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Pro bike: Alessandro Petacchi's S-Works Tarmac

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After years of being an Alpha sprinter, Alessandro Petacchi came to the 2014 Tour de France as a lead-out man for Mark Cavendish

After years of being an Alpha sprinter, Alessandro Petacchi came to the 2014 Tour de France as a lead-out man for Mark Cavendish (Image credit: Ben Delaney / Future Publishing)
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Taking a page out of K-Edge's book, SRAM now has its own chain catchers built into its Red 22 groups

Taking a page out of K-Edge's book, SRAM now has its own chain catchers built into its Red 22 groups (Image credit: Ben Delaney / Future Publishing)
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The new Specialized S-Works Tarmac has a svelte seatpost clamp. Petacchi's number holder was empty when we shot the bike

The new Specialized S-Works Tarmac has a svelte seatpost clamp. Petacchi's number holder was empty when we shot the bike (Image credit: Ben Delaney / Future Publishing)
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To get as aero as possible for the high-speed finales, Petacchi has a long and low position, with a whopping 14cm of drop from saddle to handlebar

To get as aero as possible for the high-speed finales, Petacchi has a long and low position, with a whopping 14cm of drop from saddle to handlebar (Image credit: Ben Delaney / Future Publishing)
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With Specialized sponsoring the team nearly head-to-toe, Petacchi has his pick of S-Works saddles. He prefers the Romin

With Specialized sponsoring the team nearly head-to-toe, Petacchi has his pick of S-Works saddles. He prefers the Romin (Image credit: Ben Delaney / Future Publishing)
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Zipp's SL Sprint stem, in a 140mm length with CermaicSpeed bearings in the headset and a BG Fit top cap finishing it off

Zipp's SL Sprint stem, in a 140mm length with CermaicSpeed bearings in the headset and a BG Fit top cap finishing it off (Image credit: Ben Delaney / Future Publishing)
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With its purchase of Quarq a few years ago, SRAM upped the ante among component giants, offering an integrated power meter as an option on its top-end Red 22 group

With its purchase of Quarq a few years ago, SRAM upped the ante among component giants, offering an integrated power meter as an option on its top-end Red 22 group (Image credit: Ben Delaney / Future Publishing)
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Look Keo pedals seldom drop down, due to a combination of light body weight and sticky bearing interface

Look Keo pedals seldom drop down, due to a combination of light body weight and sticky bearing interface (Image credit: Ben Delaney / Future Publishing)
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Specialized has two types of tubulars at the Tour, these All Round for most stages and a version for the cobbled stage 5 with FMB cotton casings

Specialized has two types of tubulars at the Tour, these All Round for most stages and a version for the cobbled stage 5 with FMB cotton casings (Image credit: Ben Delaney / Future Publishing)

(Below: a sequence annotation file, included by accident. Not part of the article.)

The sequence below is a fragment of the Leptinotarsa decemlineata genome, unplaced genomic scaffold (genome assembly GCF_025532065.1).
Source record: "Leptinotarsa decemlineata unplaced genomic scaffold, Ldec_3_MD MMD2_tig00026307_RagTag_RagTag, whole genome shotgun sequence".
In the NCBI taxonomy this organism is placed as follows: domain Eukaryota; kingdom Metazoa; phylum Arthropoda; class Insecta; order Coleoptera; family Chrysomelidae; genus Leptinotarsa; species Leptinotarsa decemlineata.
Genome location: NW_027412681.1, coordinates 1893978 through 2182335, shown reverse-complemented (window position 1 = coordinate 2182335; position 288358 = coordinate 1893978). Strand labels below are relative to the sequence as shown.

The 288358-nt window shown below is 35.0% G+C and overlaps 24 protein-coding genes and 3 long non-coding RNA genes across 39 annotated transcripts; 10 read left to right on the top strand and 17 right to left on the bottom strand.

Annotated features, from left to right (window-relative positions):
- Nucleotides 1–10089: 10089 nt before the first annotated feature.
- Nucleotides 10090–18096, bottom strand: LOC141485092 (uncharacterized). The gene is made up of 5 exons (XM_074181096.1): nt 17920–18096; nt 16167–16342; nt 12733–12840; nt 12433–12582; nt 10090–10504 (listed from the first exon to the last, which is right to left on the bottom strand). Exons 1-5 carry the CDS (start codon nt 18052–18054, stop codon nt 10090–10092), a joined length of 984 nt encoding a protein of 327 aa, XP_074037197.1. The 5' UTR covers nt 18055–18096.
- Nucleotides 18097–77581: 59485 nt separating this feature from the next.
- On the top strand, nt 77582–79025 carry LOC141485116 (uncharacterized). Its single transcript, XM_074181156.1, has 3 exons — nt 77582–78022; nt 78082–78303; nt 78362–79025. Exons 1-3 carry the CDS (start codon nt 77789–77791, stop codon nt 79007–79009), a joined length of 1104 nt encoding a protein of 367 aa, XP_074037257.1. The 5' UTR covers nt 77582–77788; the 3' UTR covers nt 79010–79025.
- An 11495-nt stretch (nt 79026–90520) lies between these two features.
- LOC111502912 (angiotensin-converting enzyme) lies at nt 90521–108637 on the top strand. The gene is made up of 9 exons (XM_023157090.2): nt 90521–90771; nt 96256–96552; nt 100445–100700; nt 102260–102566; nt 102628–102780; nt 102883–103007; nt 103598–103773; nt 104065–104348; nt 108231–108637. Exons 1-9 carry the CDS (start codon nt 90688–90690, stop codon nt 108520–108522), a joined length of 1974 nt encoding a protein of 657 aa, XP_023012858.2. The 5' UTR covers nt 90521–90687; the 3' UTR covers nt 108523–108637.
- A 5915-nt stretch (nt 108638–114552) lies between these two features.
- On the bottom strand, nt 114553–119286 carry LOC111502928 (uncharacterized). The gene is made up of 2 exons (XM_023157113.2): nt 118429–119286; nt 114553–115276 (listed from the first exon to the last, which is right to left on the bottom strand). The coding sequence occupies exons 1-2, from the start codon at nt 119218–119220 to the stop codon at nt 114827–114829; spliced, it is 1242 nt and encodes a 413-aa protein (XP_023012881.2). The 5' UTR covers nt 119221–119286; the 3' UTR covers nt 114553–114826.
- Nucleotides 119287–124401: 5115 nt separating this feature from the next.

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Petacchi rides low on stage 3 of the 2014 Tour de France

Petacchi rides low on stage 3 of the 2014 Tour de France (Image credit: Tim de Waele/TDWSport.com)

This article originally appeared on BikeRadar

Italian Alessandro Petacchi was once an Alpha sprinter in his own right, winning no less than 48 Grand Tour stages from 2000 to 2010. After bowing out of this role at the end of 2012, he joined Omega Pharma-Quick Step for 2014 as a lead-out man for Mark Cavendish. Even among a field of flexible, aero-minded pros, Petacchi's bike stands out for its extreme set-up.

Standing 6ft / 1.84m, the lanky Italian has his bikes set up almost like track machines, with a huge amount of saddle-to-handlebar drop (14cm) and reach (62.5cm), plus very narrow 40cm handlebars and a 140mm stem.

As with the rest of his teammates, he can choose any Zipp wheels he likes, often preferring to go with the 303 tubulars.

Interestingly, despite having the Venge aero bike as an option, Petacchi prefers the Tarmac.

We weighed the bike pictured here at 7.25kg / 15.98lb, in no danger of violating the UCI minimum weight rule. As befits a former sprinter, Petacchi is more concerned with just getting over the mountains than winning atop them. His SRAM WiFli Mid Cage derailleur is ready to handle a cassette with as low a gear as 32t. The bike shown here has an 11-28 cassette.

Click through the photo gallery for a closer look, and read the particulars of his component selection below.

Petacchi leads his Omega Pharma-Quick Step teammates on stage 3 of the 2014 Tour de France

The new Specialized S-Works Tarmac features a svelte seatpost collar design

Complete bike specifications
Frameset: Specialized S-Works Tarmac
Stem: Zipp SL Sprinter, 140mm
Handlebars: Zipp SLC2, 40cm
Brakes: SRAM Red 22
Shift/brake levers: SRAM Red 22
Front derailleur: SRAM Red 22
Rear derailleur: SRAM Red 22 WiFli Mid Cage
Cassette: SRAM X-Glide 1190, 11-28t
Chain: SRAM Red 22
Crankset: S-Works cranks with SRAM 53/39t aero rings
Power meter: Quarq
Pedals: Look Keo
Wheels: Zipp 303 tubulars
Tyres: Specialized AllRound tubulars
Saddle: S-Works Romin
Seatpost: Zipp Service Course SL, 20mm
Weight: 7.25kg / 15.98lb

Critical measurements
Rider's height: 1.84m / 6ft
Reach, saddle tip to bar: 62.5cm
Drop, saddle top to handlebar top: 14cm
Saddle height: 79cm
Stem length: 140mm